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Win This Space competition strengthens community well-being in Ripley

Dave and Veronika Cook of FIG Studio Kitchen in Ripley.

FIG Studio Kitchen owners Dave and Veronika Cook.

November 15, 2018

Huron-Kinloss

By the NWMO

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Dave and Veronika Cook of FIG Studio Kitchen in Ripley.

FIG Studio Kitchen owners Dave and Veronika Cook.

FIG Studio Kitchen has helped bring vitality back to the village of Ripley, thanks to the hard work and determination of Dave and Veronika Cook, and the Township of Huron-Kinloss’ “Win This Space” competition.

 

“Win This Space was a huge success in our first year. FIG Studio Kitchen has really revitalized downtown Ripley, and it filled a much needed gap in the community. Without the support of our sponsors, this would not be possible,” says Taralyn Cronin, Business and Economic Officer at the Township of Huron-Kinloss. “It has really provided a much needed boost to our local economy.”

 

“Win This Space” is a competition put on by the Township of Huron-Kinloss to promote economic development. In 2017, the township identified a need for a restaurant in the community of Ripley. The inaugural competition focused on attracting the right entrepreneurs for a new restaurant.

 

FIG Studio Kitchen owners Dave and Veronika Cook have created an inviting atmosphere that serves fresh, coastal casual cuisine using local ingredients. Located in the heart of Ripley, FIG Studio Kitchen is quickly becoming a bustling community hub that welcomes foodies from across the area.

 

“We have had an overwhelming response from the community,” said Ms. Cook. “When this opportunity came up, we did not even have to think about it. We knew this would be the right fit for us. We want to thank the Township of Huron-Kinloss, our dedicated contractors, local suppliers, our friends, the Business to Bruce program, and the sponsors, including the NWMO. It took a village!”

 

The Township of Huron-Kinloss used funds provided through the Nuclear Waste Management Organization’s (NWMO) community resource program to fill a need in the community.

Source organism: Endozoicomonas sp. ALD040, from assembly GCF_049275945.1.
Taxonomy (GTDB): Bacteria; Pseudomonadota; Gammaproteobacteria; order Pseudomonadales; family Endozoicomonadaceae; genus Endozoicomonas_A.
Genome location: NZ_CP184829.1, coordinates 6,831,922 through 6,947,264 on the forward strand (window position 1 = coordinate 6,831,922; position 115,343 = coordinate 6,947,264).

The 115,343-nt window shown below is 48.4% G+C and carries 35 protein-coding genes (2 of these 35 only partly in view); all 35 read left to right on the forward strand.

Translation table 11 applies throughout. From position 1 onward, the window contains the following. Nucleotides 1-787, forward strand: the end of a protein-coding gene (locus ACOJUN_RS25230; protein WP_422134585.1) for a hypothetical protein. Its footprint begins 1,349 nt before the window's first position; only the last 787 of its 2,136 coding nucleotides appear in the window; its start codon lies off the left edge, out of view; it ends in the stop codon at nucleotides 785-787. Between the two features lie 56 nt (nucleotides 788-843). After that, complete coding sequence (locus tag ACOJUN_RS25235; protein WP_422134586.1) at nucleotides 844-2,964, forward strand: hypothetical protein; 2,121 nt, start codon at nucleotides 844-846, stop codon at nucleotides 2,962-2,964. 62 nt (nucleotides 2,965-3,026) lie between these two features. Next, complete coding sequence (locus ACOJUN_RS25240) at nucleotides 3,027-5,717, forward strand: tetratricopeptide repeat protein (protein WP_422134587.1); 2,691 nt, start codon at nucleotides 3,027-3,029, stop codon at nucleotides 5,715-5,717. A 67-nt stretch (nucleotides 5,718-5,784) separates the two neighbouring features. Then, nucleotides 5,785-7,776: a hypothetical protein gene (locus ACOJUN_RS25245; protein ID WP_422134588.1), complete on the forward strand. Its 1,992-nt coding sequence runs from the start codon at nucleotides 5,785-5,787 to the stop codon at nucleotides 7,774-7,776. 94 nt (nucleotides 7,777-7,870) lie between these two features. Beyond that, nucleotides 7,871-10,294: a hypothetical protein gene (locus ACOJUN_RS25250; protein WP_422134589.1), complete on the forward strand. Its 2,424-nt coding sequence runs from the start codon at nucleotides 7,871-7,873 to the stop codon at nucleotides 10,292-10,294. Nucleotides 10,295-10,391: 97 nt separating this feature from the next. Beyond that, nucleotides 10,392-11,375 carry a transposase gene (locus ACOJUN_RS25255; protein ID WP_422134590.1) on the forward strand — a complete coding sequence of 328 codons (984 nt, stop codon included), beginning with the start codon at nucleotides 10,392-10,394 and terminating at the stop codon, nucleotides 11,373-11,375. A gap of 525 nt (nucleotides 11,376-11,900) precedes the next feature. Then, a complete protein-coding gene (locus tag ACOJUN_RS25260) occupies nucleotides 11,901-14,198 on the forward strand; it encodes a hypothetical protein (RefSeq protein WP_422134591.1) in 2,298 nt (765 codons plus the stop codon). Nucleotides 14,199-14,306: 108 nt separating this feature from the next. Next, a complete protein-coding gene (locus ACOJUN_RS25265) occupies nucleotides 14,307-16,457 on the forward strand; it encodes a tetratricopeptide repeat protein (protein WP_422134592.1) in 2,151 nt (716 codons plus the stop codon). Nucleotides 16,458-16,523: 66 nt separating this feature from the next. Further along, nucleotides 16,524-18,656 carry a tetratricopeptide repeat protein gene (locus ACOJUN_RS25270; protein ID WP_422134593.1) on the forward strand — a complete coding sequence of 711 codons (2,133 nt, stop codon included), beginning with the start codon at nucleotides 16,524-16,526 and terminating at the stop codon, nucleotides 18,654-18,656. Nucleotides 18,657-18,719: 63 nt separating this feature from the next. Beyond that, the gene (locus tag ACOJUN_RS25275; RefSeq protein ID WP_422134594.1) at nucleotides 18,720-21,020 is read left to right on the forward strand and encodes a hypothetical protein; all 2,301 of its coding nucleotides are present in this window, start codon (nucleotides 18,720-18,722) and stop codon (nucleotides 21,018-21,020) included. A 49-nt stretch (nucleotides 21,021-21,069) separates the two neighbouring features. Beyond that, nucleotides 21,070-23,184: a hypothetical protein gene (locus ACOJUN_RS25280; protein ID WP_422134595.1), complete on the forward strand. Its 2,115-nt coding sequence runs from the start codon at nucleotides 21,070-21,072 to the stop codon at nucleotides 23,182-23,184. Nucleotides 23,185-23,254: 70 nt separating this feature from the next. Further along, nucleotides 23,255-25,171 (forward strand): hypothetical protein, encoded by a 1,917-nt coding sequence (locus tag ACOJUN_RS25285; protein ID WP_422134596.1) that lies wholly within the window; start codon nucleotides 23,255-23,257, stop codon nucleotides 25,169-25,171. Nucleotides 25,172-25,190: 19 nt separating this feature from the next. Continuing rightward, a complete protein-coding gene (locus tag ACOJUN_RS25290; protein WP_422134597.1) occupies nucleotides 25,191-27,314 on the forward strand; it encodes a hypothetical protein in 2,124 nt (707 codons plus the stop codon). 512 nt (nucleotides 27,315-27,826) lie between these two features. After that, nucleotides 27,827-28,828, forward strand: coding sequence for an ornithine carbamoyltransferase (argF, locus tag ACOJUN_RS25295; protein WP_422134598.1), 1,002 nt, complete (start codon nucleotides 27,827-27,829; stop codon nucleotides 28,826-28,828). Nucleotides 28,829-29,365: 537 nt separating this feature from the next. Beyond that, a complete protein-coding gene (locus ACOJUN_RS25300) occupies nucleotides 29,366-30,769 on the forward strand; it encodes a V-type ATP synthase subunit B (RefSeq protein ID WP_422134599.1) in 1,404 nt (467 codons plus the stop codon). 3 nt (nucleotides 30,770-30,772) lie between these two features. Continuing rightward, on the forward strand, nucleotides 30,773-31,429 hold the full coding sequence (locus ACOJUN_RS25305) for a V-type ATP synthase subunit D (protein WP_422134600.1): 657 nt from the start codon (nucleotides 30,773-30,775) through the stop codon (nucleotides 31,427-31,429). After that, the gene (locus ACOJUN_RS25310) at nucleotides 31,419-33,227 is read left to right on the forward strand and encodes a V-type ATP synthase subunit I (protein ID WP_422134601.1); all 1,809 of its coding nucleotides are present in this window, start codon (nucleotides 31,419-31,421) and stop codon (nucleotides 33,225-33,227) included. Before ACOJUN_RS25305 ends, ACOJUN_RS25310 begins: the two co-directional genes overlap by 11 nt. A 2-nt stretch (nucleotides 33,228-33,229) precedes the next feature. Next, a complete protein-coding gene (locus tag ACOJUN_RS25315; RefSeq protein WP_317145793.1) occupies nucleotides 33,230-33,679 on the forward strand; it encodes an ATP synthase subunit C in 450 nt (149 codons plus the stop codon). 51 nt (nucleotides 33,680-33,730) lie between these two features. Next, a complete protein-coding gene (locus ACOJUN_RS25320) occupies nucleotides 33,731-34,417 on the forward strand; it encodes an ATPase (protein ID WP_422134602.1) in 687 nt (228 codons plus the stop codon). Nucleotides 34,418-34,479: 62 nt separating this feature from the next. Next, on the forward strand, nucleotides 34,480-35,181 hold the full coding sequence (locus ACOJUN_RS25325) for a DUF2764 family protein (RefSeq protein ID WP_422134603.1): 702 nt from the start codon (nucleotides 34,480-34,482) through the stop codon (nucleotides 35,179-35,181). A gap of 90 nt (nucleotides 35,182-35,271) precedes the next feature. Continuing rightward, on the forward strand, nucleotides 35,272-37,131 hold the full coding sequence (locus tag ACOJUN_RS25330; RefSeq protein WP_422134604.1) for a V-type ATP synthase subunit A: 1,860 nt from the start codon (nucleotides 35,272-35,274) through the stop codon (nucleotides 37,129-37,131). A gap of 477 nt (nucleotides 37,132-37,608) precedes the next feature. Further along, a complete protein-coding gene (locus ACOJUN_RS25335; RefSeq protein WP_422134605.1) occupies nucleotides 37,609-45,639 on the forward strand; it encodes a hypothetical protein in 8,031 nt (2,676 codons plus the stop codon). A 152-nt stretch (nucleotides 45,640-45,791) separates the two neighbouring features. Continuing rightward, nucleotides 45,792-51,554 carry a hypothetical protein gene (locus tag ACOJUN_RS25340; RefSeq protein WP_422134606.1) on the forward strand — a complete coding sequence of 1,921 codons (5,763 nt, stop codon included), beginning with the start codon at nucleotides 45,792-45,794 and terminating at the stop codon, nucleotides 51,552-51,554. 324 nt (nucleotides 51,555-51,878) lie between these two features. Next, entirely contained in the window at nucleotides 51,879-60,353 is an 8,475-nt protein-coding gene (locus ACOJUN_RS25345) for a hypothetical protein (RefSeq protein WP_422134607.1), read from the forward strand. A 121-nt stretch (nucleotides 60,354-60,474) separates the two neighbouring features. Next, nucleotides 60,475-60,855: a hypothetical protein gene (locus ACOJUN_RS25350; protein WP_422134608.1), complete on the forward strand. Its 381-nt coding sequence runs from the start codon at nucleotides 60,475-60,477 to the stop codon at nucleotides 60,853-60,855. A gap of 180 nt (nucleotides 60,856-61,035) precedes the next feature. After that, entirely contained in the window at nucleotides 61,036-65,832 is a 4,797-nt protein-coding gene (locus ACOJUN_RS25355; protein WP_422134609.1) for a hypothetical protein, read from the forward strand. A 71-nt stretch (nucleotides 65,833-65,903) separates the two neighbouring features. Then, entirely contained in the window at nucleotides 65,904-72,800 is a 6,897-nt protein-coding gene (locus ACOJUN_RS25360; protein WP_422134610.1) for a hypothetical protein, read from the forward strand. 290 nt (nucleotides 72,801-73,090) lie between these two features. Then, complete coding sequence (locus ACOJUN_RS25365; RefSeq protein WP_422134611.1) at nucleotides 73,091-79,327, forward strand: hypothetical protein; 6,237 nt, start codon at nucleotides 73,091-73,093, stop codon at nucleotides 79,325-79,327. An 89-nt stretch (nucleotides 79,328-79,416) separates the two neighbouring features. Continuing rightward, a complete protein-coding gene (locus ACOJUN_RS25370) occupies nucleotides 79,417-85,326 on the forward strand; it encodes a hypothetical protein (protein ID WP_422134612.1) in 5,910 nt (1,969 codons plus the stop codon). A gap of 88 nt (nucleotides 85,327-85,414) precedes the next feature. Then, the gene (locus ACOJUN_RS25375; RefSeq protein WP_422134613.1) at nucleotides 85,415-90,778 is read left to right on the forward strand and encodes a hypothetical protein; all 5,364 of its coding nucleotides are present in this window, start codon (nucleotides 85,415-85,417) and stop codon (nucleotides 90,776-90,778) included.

“Dave and Veronika have put their heart and soul into this venture,” said Becky Smith, Regional Communications Manager for the NWMO. “We are so proud to work with the Township of Huron-Kinloss on this important economic development initiative.”

About the NWMO

The Nuclear Waste Management Organization (NWMO) is a not-for-profit organization tasked with the safe, long-term management of Canada’s used nuclear fuel inside a deep geological repository, in a manner that protects people and the environment for generations to come.

Founded in 2002, the NWMO has been guided for more than 20 years by a dedicated team of world-class scientists, engineers and Indigenous Knowledge Holders that are developing innovative and collaborative solutions for nuclear waste management. Canada’s plan will only proceed in an area with informed and willing hosts, where the municipality, First Nation and Métis communities, and others in the area are working together to implement it. The NWMO plans to select a site in 2024, and two areas remain in our site selection process: the Wabigoon Lake Ojibway Nation-Ignace area in northwestern Ontario and the Saugeen Ojibway Nation-South Bruce area in southern Ontario.
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the NWMO

The NWMO is a not-for profit organization established in 2002 by Canada's nuclear electricity producers in accordance with the Nuclear Fuel Waste Act (NFWA).

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